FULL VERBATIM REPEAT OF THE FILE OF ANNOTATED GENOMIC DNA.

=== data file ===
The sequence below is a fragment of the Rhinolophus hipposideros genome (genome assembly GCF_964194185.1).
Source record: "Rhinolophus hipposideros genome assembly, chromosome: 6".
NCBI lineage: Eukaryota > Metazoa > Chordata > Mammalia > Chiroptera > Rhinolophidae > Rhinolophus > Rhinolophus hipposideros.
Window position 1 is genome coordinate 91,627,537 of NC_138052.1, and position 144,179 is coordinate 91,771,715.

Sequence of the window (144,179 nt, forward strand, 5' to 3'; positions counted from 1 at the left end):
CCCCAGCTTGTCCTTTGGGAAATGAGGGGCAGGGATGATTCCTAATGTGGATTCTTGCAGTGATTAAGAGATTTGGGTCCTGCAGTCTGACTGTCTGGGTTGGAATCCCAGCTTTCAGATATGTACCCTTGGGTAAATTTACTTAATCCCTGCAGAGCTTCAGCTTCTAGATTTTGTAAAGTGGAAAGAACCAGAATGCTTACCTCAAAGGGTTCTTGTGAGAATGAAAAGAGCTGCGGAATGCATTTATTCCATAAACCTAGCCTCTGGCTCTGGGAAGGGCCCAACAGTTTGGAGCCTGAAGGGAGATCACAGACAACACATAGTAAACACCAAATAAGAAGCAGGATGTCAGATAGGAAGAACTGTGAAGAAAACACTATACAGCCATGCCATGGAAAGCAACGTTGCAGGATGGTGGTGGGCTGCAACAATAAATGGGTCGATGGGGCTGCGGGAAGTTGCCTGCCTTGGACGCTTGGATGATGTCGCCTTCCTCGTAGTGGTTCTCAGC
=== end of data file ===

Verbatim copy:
The sequence below is a fragment of the Rhinolophus hipposideros genome (genome assembly GCF_964194185.1).
Source record: "Rhinolophus hipposideros genome assembly, chromosome: 6".
NCBI lineage: Eukaryota > Metazoa > Chordata > Mammalia > Chiroptera > Rhinolophidae > Rhinolophus > Rhinolophus hipposideros.
Window position 1 is genome coordinate 91,627,537 of NC_138052.1, and position 144,179 is coordinate 91,771,715.

Sequence of the window (144,179 nt, forward strand, 5' to 3'; positions counted from 1 at the left end):
CCCCAGCTTGTCCTTTGGGAAATGAGGGGCAGGGATGATTCCTAATGTGGATTCTTGCAGTGATTAAGAGATTTGGGTCCTGCAGTCTGACTGTCTGGGTTGGAATCCCAGCTTTCAGATATGTACCCTTGGGTAAATTTACTTAATCCCTGCAGAGCTTCAGCTTCTAGATTTTGTAAAGTGGAAAGAACCAGAATGCTTACCTCAAAGGGTTCTTGTGAGAATGAAAAGAGCTGCGGAATGCATTTATTCCATAAACCTAGCCTCTGGCTCTGGGAAGGGCCCAACAGTTTGGAGCCTGAAGGGAGATCACAGACAACACATAGTAAACACCAAATAAGAAGCAGGATGTCAGATAGGAAGAACTGTGAAGAAAACACTATACAGCCATGCCATGGAAAGCAACGTTGCAGGATGGTGGTGGGCTGCAACAATAAATGGGTCGATGGGGCTGCGGGAAGTTGCCTGCCTTGGACGCTTGGATGATGTCGCCTTCCTCGTAGTGGTTCTCAGC